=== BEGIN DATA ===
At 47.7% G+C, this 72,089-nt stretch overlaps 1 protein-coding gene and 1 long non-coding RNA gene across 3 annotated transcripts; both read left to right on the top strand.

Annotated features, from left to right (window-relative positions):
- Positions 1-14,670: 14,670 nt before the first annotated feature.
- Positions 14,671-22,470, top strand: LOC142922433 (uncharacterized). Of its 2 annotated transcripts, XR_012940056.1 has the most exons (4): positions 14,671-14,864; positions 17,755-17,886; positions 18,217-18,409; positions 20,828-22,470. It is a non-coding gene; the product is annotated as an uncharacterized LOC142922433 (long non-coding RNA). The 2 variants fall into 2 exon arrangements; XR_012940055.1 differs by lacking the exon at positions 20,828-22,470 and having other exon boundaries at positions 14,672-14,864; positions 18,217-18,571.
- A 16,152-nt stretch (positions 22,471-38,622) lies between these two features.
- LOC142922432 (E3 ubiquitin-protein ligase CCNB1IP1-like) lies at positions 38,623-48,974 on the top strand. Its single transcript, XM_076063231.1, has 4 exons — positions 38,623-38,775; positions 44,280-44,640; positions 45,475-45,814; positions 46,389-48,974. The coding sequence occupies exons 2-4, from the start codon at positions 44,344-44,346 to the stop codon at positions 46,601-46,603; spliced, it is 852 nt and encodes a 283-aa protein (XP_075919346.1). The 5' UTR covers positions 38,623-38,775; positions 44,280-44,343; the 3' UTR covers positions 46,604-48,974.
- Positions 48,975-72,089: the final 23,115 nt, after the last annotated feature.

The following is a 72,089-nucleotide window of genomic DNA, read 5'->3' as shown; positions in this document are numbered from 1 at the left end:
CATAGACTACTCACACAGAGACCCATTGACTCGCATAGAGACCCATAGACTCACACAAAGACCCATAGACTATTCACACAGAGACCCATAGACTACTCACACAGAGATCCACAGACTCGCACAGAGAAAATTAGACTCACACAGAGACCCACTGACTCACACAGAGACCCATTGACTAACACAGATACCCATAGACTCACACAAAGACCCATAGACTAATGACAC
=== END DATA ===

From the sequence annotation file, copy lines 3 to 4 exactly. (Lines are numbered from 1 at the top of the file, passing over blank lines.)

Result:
- Positions 1-14,670: 14,670 nt before the first annotated feature.
- Positions 14,671-22,470, top strand: LOC142922433 (uncharacterized). Of its 2 annotated transcripts, XR_012940056.1 has the most exons (4): positions 14,671-14,864; positions 17,755-17,886; positions 18,217-18,409; positions 20,828-22,470. It is a non-coding gene; the product is annotated as an uncharacterized LOC142922433 (long non-coding RNA). The 2 variants fall into 2 exon arrangements; XR_012940055.1 differs by lacking the exon at positions 20,828-22,470 and having other exon boundaries at positions 14,672-14,864; positions 18,217-18,571.